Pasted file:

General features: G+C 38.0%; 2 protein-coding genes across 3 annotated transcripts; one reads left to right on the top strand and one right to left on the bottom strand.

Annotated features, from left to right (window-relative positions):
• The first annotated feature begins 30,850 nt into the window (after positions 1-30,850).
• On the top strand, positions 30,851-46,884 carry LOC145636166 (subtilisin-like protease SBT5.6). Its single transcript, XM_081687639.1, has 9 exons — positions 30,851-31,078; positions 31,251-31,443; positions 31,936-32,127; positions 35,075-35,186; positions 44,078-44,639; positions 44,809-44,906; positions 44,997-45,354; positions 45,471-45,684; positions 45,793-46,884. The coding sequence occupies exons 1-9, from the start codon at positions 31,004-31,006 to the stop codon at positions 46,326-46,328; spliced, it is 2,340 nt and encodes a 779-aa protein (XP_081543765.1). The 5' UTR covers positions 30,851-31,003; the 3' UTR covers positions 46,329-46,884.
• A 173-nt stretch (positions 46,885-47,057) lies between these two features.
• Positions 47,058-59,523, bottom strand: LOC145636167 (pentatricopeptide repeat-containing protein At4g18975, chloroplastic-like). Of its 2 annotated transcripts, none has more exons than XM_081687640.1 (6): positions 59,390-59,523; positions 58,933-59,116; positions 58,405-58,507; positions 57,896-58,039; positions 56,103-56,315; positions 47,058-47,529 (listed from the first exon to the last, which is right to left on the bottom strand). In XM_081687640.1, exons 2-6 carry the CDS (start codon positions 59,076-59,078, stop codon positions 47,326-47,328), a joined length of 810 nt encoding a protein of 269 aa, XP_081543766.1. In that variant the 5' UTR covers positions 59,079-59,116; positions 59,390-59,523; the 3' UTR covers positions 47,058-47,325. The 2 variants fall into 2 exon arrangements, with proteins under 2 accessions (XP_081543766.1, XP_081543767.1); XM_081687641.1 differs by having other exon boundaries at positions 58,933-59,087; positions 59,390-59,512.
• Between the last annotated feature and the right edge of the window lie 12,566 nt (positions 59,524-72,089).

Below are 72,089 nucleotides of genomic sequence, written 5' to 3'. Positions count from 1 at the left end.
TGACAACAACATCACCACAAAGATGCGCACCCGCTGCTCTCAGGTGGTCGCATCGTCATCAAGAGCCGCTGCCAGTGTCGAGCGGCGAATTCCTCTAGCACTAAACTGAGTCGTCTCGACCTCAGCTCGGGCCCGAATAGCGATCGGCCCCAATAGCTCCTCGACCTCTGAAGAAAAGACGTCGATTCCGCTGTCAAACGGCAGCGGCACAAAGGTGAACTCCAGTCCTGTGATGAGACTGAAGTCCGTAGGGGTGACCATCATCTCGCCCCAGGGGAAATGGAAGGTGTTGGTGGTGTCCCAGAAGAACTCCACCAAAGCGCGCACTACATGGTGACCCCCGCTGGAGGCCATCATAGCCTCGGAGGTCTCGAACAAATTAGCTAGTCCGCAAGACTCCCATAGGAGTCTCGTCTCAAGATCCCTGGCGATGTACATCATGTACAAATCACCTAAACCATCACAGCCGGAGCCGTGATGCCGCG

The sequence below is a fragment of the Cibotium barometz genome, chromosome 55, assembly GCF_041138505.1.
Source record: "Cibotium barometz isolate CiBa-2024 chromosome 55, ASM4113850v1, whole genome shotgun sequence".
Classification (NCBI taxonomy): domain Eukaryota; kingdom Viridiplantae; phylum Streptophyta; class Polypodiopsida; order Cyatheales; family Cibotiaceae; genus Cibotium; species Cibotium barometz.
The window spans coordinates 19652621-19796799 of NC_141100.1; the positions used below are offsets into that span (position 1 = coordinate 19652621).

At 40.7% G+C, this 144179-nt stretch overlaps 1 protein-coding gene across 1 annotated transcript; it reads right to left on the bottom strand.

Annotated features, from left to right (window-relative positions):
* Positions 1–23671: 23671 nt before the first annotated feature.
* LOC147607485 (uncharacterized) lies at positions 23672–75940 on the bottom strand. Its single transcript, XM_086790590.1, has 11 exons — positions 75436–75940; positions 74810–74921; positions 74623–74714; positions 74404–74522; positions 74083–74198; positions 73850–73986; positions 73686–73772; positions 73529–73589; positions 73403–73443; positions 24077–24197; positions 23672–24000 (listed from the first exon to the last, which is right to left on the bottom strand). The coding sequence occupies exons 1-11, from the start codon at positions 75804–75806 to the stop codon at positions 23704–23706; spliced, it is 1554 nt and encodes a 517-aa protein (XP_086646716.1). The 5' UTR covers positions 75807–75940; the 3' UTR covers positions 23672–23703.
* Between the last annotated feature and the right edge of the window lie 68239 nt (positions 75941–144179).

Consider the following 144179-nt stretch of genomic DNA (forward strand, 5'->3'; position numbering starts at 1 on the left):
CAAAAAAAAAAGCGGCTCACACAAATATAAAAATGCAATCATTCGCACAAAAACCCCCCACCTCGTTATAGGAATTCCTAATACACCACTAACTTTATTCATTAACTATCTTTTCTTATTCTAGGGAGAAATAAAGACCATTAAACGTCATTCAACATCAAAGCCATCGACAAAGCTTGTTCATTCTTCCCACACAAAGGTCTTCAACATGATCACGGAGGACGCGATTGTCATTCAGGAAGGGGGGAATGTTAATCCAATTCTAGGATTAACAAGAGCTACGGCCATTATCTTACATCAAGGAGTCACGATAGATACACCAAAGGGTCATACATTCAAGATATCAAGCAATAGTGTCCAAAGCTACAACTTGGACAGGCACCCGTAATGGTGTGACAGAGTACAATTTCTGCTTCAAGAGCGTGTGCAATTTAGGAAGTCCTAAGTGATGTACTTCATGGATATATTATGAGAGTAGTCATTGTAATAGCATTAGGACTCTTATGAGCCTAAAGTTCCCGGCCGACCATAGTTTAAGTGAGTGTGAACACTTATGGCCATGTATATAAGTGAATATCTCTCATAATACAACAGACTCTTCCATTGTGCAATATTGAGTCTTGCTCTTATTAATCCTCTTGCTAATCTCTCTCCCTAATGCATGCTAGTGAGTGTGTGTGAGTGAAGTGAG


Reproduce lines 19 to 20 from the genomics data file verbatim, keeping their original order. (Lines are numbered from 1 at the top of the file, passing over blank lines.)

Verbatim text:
Consider the following 144179-nt stretch of genomic DNA (forward strand, 5'->3'; position numbering starts at 1 on the left):
CAAAAAAAAAAGCGGCTCACACAAATATAAAAATGCAATCATTCGCACAAAAACCCCCCACCTCGTTATAGGAATTCCTAATACACCACTAACTTTATTCATTAACTATCTTTTCTTATTCTAGGGAGAAATAAAGACCATTAAACGTCATTCAACATCAAAGCCATCGACAAAGCTTGTTCATTCTTCCCACACAAAGGTCTTCAACATGATCACGGAGGACGCGATTGTCATTCAGGAAGGGGGGAATGTTAATCCAATTCTAGGATTAACAAGAGCTACGGCCATTATCTTACATCAAGGAGTCACGATAGATACACCAAAGGGTCATACATTCAAGATATCAAGCAATAGTGTCCAAAGCTACAACTTGGACAGGCACCCGTAATGGTGTGACAGAGTACAATTTCTGCTTCAAGAGCGTGTGCAATTTAGGAAGTCCTAAGTGATGTACTTCATGGATATATTATGAGAGTAGTCATTGTAATAGCATTAGGACTCTTATGAGCCTAAAGTTCCCGGCCGACCATAGTTTAAGTGAGTGTGAACACTTATGGCCATGTATATAAGTGAATATCTCTCATAATACAACAGACTCTTCCATTGTGCAATATTGAGTCTTGCTCTTATTAATCCTCTTGCTAATCTCTCTCCCTAATGCATGCTAGTGAGTGTGTGTGAGTGAAGTGAG